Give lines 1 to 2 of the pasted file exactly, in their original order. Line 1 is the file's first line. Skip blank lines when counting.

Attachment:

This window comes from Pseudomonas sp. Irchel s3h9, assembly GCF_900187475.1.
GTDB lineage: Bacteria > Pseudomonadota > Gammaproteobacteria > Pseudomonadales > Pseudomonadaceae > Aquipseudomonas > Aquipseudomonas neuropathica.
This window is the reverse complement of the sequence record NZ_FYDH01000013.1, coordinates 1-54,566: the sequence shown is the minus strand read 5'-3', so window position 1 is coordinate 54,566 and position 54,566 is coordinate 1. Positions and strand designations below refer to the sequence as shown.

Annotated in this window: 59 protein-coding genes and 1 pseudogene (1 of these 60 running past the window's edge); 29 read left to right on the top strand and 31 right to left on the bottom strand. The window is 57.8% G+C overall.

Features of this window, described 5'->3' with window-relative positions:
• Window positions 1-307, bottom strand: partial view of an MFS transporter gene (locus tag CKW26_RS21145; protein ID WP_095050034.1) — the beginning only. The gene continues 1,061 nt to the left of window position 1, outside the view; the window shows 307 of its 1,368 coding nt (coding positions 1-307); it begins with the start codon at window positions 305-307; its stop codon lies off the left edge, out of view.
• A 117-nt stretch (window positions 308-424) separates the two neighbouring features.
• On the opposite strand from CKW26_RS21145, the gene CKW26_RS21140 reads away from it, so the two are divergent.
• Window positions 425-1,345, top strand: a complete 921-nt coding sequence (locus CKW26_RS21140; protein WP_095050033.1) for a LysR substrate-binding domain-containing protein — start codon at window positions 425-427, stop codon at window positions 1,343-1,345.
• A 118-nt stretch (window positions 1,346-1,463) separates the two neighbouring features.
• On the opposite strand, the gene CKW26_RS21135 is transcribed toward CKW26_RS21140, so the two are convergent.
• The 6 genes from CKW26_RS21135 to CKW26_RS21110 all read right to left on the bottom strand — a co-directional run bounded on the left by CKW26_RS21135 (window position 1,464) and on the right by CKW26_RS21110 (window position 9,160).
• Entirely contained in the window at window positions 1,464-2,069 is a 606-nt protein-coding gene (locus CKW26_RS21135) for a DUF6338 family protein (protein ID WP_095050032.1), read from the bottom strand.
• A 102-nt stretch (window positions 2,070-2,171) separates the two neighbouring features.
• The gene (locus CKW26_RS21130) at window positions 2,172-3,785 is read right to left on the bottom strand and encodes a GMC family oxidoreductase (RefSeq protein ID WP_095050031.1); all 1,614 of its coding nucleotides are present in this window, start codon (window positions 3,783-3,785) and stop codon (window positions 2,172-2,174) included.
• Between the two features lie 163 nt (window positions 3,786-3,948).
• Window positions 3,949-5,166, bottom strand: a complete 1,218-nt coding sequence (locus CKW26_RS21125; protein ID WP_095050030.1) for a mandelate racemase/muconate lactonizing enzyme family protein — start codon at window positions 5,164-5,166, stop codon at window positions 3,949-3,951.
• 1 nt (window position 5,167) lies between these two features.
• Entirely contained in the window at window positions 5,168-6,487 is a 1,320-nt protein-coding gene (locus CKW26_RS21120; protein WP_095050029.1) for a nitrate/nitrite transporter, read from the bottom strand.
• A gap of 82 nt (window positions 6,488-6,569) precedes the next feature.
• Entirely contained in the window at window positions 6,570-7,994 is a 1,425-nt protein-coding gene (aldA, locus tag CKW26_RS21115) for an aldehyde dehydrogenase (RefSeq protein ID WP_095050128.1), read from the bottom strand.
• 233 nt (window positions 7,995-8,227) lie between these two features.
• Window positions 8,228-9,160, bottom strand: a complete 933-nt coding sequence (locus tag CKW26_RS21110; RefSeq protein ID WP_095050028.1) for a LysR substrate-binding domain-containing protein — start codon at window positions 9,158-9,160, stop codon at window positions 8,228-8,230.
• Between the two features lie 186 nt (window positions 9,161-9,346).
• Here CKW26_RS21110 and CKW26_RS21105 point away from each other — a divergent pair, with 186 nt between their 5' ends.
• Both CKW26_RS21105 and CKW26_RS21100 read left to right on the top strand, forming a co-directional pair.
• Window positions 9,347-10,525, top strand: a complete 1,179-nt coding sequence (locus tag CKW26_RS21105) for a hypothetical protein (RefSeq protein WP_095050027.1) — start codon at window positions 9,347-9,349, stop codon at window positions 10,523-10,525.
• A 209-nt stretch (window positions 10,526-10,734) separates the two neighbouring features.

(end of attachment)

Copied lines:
This window comes from Pseudomonas sp. Irchel s3h9, assembly GCF_900187475.1.
GTDB lineage: Bacteria > Pseudomonadota > Gammaproteobacteria > Pseudomonadales > Pseudomonadaceae > Aquipseudomonas > Aquipseudomonas neuropathica.